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Ants - Formicidae

Acrobat Ant

Acrobat Ant

Acrobat ants get their common name from their ability to acrobatically raise their abdomen over their thorax and head, especially when disturbed. There are various species of this ant found throughout the United States, even at altitudes of up to 8,000 feet.
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Argentine Ant

Argentine Ant

Argentine ant colonies can grow to monumental size. A single colony can contain several hundred thousand workers with the colony borders sometimes cover entire habitats. These dark brown to black ants give off a musty odor when crushed.
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Odorous House Ants

Odorous House Ants

This ant gets its name from the strong, rotten coconut-like smell it gives off when crushed. These ants are one of the most common pests in the United States!
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Pavement Ants

Pavement Ants

Pavement ants get their name because they make their nests in or under cracks in pavement. However, they can also infest structures. Pavement ant colonies are moderately large, averaging around 4,000 workers with several queens.
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Pharaoh Ants

Pharaoh Ants

Pharaoh ants get their name from the mistaken belief that they were one of the plagues of Egypt during the time of Pharaohs. This species is thought to be native to Africa, but is currently found throughout the Unites States.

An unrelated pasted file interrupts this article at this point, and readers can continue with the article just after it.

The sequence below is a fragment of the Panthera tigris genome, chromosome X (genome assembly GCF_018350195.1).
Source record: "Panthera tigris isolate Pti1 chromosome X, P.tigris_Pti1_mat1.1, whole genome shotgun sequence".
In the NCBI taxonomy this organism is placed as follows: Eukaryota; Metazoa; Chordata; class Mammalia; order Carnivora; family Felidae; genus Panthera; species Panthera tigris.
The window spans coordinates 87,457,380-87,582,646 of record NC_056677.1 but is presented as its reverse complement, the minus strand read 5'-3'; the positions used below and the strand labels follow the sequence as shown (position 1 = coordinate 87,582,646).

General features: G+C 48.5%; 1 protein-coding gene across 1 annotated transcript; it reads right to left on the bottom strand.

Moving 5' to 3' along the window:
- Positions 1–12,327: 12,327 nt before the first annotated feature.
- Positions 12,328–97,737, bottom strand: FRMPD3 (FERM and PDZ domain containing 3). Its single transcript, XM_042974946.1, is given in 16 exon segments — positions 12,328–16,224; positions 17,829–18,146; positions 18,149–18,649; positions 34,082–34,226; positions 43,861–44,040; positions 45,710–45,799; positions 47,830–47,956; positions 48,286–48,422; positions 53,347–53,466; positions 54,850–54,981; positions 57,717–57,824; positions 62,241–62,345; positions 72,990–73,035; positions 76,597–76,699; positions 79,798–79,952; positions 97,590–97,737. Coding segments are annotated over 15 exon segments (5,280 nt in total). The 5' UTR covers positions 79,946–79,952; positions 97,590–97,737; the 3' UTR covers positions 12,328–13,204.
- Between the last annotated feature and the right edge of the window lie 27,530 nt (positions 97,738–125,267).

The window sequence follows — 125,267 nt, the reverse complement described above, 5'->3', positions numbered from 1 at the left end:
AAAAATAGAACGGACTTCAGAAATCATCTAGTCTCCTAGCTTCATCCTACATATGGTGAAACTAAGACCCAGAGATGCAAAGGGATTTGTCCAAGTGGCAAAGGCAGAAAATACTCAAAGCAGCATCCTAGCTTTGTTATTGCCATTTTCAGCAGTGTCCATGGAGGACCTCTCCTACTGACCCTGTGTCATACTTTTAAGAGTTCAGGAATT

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Red Imported Fire Ants

Red Imported Fire Ants

Red imported fire ants (RIFA, for short) get their common name from their ability to inflict painful bites and stings. Originally from Brazil, RIFAs were introduced to the U.S. in 1933 and are now found throughout the southern part of the country.
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Rover Ant

Rover Ant

Rover worker ants are small (about 1/16"), uniform in size (they are monomorphic), and vary in color from black, dark brown to pale blonde. They have 9-segmented antennae without a club, a 1-segmented petiole which is hidden under the abdomen and they do not possess a stinger. The thorax is uneven in shape and the front portion is humped.
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